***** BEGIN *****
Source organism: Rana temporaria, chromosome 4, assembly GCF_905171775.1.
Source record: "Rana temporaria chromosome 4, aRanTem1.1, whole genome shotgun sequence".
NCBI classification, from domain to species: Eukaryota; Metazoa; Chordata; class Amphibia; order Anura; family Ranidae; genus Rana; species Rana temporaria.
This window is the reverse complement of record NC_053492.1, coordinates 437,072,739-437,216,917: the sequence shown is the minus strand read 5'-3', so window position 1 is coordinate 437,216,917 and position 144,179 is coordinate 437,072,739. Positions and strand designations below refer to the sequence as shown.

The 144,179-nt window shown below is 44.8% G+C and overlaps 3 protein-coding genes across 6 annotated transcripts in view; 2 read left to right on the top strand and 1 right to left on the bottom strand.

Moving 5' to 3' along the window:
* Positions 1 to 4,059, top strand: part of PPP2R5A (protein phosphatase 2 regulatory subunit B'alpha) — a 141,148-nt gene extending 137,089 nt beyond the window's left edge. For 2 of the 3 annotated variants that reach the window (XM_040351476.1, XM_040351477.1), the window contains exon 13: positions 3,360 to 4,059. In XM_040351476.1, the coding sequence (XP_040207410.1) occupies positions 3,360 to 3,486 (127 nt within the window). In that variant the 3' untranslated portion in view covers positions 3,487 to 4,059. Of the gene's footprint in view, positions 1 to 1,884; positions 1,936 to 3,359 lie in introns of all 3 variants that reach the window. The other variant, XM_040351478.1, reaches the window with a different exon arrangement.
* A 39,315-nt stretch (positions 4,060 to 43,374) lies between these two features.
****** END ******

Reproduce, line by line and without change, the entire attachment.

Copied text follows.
Source organism: Rana temporaria, chromosome 4, assembly GCF_905171775.1.
Source record: "Rana temporaria chromosome 4, aRanTem1.1, whole genome shotgun sequence".
NCBI classification, from domain to species: Eukaryota; Metazoa; Chordata; class Amphibia; order Anura; family Ranidae; genus Rana; species Rana temporaria.
This window is the reverse complement of record NC_053492.1, coordinates 437,072,739-437,216,917: the sequence shown is the minus strand read 5'-3', so window position 1 is coordinate 437,216,917 and position 144,179 is coordinate 437,072,739. Positions and strand designations below refer to the sequence as shown.

The 144,179-nt window shown below is 44.8% G+C and overlaps 3 protein-coding genes across 6 annotated transcripts in view; 2 read left to right on the top strand and 1 right to left on the bottom strand.

Moving 5' to 3' along the window:
* Positions 1 to 4,059, top strand: part of PPP2R5A (protein phosphatase 2 regulatory subunit B'alpha) — a 141,148-nt gene extending 137,089 nt beyond the window's left edge. For 2 of the 3 annotated variants that reach the window (XM_040351476.1, XM_040351477.1), the window contains exon 13: positions 3,360 to 4,059. In XM_040351476.1, the coding sequence (XP_040207410.1) occupies positions 3,360 to 3,486 (127 nt within the window). In that variant the 3' untranslated portion in view covers positions 3,487 to 4,059. Of the gene's footprint in view, positions 1 to 1,884; positions 1,936 to 3,359 lie in introns of all 3 variants that reach the window. The other variant, XM_040351478.1, reaches the window with a different exon arrangement.
* A 39,315-nt stretch (positions 4,060 to 43,374) lies between these two features.